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Taiwan shooting down drone near China was ‘appropriate’, premier says

Taiwan shooting down drone near China was ‘appropriate’, premier says
A navy officer stand next to a PFG2-1110 Cheng Kung-class guided-missile frigate during the visit of the president of Taiwan (not pictured) in Penghu, Taiwan, 30 August 2022. Following the visit of the US House speaker, China stepped up its military maneuvers in early August 2022. EPA-EFE/RITCHIE B. TONGO

TAIPEI, Sept 2 (Reuters) - Taiwan's shooting down of a drone off the Chinese coast that buzzed a Taiwanese-controlled island was the most "appropriate" thing to do after repeated warnings, and China should exercise restraint, Taiwan Premier Su Tseng-chang said on Friday.

For the first time, Taiwan’s military shot down an unidentified civilian drone that entered its airspace near an islet near China’s Xiamen city on Thursday, after the government vowed tough measures against a rise in intrusions.

China responded that Taiwan was trying to “hype up tensions” over the incident, which follows the island’s complaints of harassment regarding drones from China flying close to the Kinmen islands, as Beijing stages military drills around Taiwan.

Su told reporters Taiwan had repeatedly issued warnings and asked China “not to encroach on our doorstep”.

He added, “They repeatedly ignored our warnings to leave and we had no choice but to exercise self-defence and shoot. This is the most appropriate reaction after repeated restraint and warnings.”

China should exercise restraint, Su said.

“We will never provoke, and we will do the most appropriate thing to protect our land and our people.”

In Beijing, foreign ministry spokesperson Zhao Lijian said Taiwan’s ruling party’s “attempt to hype up tensions does not mean anything”.

Taiwan media cited China’s Taiwan Affairs Office as saying in response to the drone’s downing that it was “extremely ridiculous” that Taiwan was trying to “hype up confrontation”.

The drone was shot down after entering restricted air space near the tiny Lion islet, and crashed into the sea, according to Taiwan’s military.

The Kinmen defence command said that on Friday its forces detected two further drones which “quickly” flew back to Xiamen after troops fired flares to warn them away.

Chinese forces have been exercising near Taiwan since early last month, following the visit to Taipei of U.S. House Speaker Nancy Pelosi, which infuriated Beijing.

China views democratically-governed Taiwan as its own territory, despite the strong objections of the government in Taipei.

At least two videos of recent drone trips have circulated widely on Chinese social media, in one of which Taiwanese soldiers were seen throwing stones at the craft.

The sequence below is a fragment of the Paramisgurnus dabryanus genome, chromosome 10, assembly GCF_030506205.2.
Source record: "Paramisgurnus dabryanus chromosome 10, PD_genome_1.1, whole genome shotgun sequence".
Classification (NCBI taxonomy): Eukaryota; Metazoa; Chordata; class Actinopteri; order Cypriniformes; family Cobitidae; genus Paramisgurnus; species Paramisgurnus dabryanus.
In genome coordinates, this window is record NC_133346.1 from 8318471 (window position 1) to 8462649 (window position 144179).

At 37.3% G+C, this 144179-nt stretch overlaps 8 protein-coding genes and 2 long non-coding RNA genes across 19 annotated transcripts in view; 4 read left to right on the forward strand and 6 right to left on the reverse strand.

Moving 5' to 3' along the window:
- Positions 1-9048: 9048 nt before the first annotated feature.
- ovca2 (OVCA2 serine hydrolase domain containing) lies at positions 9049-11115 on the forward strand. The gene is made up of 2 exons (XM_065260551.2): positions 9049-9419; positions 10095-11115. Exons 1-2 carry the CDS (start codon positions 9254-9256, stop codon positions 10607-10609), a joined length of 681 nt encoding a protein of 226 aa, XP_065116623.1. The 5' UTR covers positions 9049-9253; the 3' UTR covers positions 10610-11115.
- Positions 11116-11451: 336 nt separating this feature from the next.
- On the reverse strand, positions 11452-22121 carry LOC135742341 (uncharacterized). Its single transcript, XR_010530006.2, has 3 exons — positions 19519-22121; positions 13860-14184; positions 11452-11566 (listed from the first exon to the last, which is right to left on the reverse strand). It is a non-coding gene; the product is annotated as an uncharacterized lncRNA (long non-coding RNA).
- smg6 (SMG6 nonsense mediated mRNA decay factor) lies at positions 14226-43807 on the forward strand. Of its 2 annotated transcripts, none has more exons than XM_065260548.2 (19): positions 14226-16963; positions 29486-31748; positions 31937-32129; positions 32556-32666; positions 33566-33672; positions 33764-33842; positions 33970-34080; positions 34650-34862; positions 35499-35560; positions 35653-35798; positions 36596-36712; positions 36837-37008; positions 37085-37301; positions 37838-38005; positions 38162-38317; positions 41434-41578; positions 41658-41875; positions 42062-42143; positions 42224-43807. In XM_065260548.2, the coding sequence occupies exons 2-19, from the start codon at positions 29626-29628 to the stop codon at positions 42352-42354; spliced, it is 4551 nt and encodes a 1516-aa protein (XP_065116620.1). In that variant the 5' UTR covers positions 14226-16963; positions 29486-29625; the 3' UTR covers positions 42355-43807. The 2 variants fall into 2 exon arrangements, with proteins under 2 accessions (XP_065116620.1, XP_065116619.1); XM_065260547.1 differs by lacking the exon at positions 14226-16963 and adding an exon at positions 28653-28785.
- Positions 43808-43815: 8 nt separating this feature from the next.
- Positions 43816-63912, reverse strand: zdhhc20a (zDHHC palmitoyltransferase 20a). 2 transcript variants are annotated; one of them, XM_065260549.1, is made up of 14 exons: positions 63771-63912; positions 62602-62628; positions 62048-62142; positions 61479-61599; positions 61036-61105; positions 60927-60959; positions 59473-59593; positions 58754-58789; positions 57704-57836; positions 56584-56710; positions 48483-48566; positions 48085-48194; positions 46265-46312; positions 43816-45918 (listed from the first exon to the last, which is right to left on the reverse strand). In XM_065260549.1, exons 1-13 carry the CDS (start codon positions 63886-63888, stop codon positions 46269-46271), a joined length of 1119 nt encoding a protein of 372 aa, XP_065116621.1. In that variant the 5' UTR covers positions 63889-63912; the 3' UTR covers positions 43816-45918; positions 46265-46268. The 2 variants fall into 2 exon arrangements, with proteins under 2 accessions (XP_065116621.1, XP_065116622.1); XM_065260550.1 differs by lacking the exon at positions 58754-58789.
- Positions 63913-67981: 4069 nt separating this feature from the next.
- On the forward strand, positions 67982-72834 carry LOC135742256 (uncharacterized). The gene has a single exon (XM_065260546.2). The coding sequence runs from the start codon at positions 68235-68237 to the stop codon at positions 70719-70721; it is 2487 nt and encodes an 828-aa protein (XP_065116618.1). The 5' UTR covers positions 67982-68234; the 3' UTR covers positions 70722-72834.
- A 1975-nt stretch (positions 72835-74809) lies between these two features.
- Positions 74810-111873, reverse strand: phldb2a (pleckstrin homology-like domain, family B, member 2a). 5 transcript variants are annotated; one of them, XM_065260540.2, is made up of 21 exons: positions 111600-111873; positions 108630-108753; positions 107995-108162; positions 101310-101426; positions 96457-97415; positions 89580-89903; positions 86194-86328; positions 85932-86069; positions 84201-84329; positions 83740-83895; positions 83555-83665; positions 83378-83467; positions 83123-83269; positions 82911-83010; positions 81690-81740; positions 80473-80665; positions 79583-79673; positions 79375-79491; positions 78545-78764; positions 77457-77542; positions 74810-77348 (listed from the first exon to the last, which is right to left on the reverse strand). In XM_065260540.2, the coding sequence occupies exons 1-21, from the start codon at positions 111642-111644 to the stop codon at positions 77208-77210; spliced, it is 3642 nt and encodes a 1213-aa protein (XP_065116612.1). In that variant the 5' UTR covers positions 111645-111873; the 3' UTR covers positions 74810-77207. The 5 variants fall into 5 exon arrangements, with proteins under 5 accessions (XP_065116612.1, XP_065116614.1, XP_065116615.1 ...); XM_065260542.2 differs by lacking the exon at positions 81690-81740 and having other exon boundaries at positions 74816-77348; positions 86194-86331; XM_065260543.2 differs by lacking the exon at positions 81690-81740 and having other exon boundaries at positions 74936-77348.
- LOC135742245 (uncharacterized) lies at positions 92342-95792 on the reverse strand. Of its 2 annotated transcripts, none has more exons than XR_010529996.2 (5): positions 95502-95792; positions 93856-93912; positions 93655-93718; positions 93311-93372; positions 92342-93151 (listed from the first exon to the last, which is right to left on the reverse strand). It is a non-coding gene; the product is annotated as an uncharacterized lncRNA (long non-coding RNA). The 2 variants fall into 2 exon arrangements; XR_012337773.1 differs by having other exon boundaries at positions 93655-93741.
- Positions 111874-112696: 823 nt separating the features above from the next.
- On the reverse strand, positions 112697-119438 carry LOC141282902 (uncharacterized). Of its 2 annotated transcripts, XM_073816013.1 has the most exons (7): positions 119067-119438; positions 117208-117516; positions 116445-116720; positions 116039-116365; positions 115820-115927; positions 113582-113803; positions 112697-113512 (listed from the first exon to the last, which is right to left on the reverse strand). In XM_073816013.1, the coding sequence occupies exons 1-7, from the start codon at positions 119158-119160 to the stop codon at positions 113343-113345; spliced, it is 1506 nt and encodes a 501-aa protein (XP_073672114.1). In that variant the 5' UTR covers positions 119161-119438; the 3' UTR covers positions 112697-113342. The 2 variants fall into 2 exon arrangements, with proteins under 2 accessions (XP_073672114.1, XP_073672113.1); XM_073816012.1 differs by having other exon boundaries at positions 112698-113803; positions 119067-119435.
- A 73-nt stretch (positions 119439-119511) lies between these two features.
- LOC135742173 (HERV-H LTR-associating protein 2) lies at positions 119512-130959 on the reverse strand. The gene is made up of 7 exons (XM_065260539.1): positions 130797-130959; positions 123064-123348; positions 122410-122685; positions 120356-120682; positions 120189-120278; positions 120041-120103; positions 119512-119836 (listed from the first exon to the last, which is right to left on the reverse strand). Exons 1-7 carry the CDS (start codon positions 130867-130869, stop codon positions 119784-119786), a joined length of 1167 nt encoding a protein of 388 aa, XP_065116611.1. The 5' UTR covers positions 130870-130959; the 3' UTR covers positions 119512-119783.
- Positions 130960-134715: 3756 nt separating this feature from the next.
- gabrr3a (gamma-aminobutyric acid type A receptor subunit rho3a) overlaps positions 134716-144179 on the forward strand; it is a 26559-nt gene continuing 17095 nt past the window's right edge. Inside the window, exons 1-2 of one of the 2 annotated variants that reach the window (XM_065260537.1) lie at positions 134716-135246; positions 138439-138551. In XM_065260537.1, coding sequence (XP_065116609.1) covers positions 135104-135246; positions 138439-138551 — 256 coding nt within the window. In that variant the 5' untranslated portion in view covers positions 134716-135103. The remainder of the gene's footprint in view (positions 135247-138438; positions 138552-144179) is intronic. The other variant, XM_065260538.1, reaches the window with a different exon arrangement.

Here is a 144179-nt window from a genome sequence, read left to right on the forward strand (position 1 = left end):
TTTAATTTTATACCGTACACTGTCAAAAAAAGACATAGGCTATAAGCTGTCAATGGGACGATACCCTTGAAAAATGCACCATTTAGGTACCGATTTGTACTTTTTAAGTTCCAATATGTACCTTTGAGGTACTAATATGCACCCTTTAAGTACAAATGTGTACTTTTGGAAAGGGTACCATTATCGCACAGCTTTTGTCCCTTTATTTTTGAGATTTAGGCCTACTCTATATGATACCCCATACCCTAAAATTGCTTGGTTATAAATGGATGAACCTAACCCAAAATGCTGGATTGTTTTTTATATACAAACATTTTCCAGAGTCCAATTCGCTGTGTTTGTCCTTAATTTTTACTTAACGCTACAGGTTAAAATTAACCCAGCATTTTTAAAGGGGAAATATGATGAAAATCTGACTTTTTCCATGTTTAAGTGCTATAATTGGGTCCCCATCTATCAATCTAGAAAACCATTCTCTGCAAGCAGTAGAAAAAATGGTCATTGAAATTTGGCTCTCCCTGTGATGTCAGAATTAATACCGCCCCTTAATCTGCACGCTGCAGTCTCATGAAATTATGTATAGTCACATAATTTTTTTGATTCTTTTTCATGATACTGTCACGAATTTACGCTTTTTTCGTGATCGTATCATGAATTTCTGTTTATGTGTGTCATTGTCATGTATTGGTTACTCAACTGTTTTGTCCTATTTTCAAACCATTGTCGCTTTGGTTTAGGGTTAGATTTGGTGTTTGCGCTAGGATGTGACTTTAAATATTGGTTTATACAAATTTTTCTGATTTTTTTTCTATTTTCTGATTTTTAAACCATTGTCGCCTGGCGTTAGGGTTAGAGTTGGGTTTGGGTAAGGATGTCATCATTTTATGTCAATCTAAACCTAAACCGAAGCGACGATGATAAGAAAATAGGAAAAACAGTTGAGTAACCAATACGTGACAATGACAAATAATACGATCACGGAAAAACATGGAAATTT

Su said these videos were made for China’s “propaganda at home”, adding to the anger of Taiwan’s people.

Taiwan fired warning shots at a drone for the first time on Tuesday shortly after President Tsai Ing-wen said she had ordered the military to take “strong countermeasures” against what she termed Chinese provocations.

Tsai has championed the idea of “asymmetric warfare”, to make its forces more mobile and hard to attack, and speaking via video link to a forum in Prague on Friday, Taiwan Foreign Minister Joseph Wu said that remained a focus.

“To safeguard our security and sovereignty, Taiwan will continue to develop its asymmetric capacity to make the invasion across the Strait very difficult and costly,” he said.

Taiwan has controlled Kinmen, which at its closest point is a few hundred metres (feet) from Chinese territory, since the defeated Republic of China government fled to Taipei after losing a civil war to Mao Zedong’s communists in 1949.

During the height of the Cold War, China regularly shelled Kinmen and other Taiwanese-held islands along the Chinese coast, and while they retain a sizeable military presence they are now also tourist destinations.

By Yimou Lee

(Reporting by Yimou Lee and Ben Blanchard; Additional reporting by Eduardo Baptista in Beijing and Robert Muller in Prague; Editing by Raju Gopalakrishnan, Clarence Fernandez and Simon Cameron-Moore)

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  • Beyond Fedup says:

    Like the hideous Putin Russians, the Chinese bullies only understand strength. You have to stand up to them and the cowards that they are, will back away.

    • Cunningham Ngcukana says:

      Taiwan is not Ukraine and has the capability to level several Chinese major cities and has military ties with the US and Japan. The theatrics China runs with phantom military exercises around Taiwan are just that in the Pacific geopolitical configuration. They have a lot of belligerent talk but will never provoke a situation that will lead to the levelling of Beijing and destruction of its economic might and nascent military strength. It has the QUAD to face up to on any military miscalculation. However, any military confrontation will have major global geopolitical implications on global supply chain. The Chinese are not about to commit economic and military suicide. The bloodied nose of Putin in Ukraine and the long military involvement in Ukraine is something the
      Chinese do not want. The system they have should they engage in any military adventure would collapse. The Soviet Union collapsed because of the huge costs of war in Afghanistan that were unsustainable. Gorbachev and the KGB had come to assess the financial and social costs of the war as he succeeded Andropov another KGB leader. The costs of adventurism of Putin are not only paid in Russia but across the globe with rising inflation due to the costs of energy and food costs as a result of grain and fertiliser shortages. The Iran deal with lessen the costs of oil and the possibility of gas from the Caspian sea will lessen permanently the demand of Russian energy.

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